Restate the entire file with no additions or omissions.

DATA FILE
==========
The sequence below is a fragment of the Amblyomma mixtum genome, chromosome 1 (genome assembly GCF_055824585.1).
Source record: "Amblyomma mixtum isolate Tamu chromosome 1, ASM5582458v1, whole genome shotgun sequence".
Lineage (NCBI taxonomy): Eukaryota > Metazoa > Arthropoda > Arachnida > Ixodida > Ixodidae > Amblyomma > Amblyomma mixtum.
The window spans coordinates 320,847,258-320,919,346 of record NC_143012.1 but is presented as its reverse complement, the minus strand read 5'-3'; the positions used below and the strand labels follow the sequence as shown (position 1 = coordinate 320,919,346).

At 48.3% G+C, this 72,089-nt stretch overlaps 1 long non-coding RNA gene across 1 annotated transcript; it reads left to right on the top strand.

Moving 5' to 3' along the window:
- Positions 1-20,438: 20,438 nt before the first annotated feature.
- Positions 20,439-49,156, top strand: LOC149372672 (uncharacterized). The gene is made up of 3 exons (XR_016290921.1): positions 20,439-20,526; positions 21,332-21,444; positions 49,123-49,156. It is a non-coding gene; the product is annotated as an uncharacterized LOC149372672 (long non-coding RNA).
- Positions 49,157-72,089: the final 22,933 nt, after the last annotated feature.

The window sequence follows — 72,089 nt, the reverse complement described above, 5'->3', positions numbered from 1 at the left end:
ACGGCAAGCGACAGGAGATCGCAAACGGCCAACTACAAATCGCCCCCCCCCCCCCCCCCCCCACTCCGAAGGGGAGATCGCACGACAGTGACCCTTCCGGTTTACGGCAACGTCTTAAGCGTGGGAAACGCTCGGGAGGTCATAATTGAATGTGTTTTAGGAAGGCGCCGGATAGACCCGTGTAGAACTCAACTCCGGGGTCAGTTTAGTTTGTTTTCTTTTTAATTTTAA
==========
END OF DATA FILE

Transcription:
The sequence below is a fragment of the Amblyomma mixtum genome, chromosome 1 (genome assembly GCF_055824585.1).
Source record: "Amblyomma mixtum isolate Tamu chromosome 1, ASM5582458v1, whole genome shotgun sequence".
Lineage (NCBI taxonomy): Eukaryota > Metazoa > Arthropoda > Arachnida > Ixodida > Ixodidae > Amblyomma > Amblyomma mixtum.
The window spans coordinates 320,847,258-320,919,346 of record NC_143012.1 but is presented as its reverse complement, the minus strand read 5'-3'; the positions used below and the strand labels follow the sequence as shown (position 1 = coordinate 320,919,346).

At 48.3% G+C, this 72,089-nt stretch overlaps 1 long non-coding RNA gene across 1 annotated transcript; it reads left to right on the top strand.

Moving 5' to 3' along the window:
- Positions 1-20,438: 20,438 nt before the first annotated feature.
- Positions 20,439-49,156, top strand: LOC149372672 (uncharacterized). The gene is made up of 3 exons (XR_016290921.1): positions 20,439-20,526; positions 21,332-21,444; positions 49,123-49,156. It is a non-coding gene; the product is annotated as an uncharacterized LOC149372672 (long non-coding RNA).
- Positions 49,157-72,089: the final 22,933 nt, after the last annotated feature.

The window sequence follows — 72,089 nt, the reverse complement described above, 5'->3', positions numbered from 1 at the left end:
ACGGCAAGCGACAGGAGATCGCAAACGGCCAACTACAAATCGCCCCCCCCCCCCCCCCCCCCACTCCGAAGGGGAGATCGCACGACAGTGACCCTTCCGGTTTACGGCAACGTCTTAAGCGTGGGAAACGCTCGGGAGGTCATAATTGAATGTGTTTTAGGAAGGCGCCGGATAGACCCGTGTAGAACTCAACTCCGGGGTCAGTTTAGTTTGTTTTCTTTTTAATTTTAA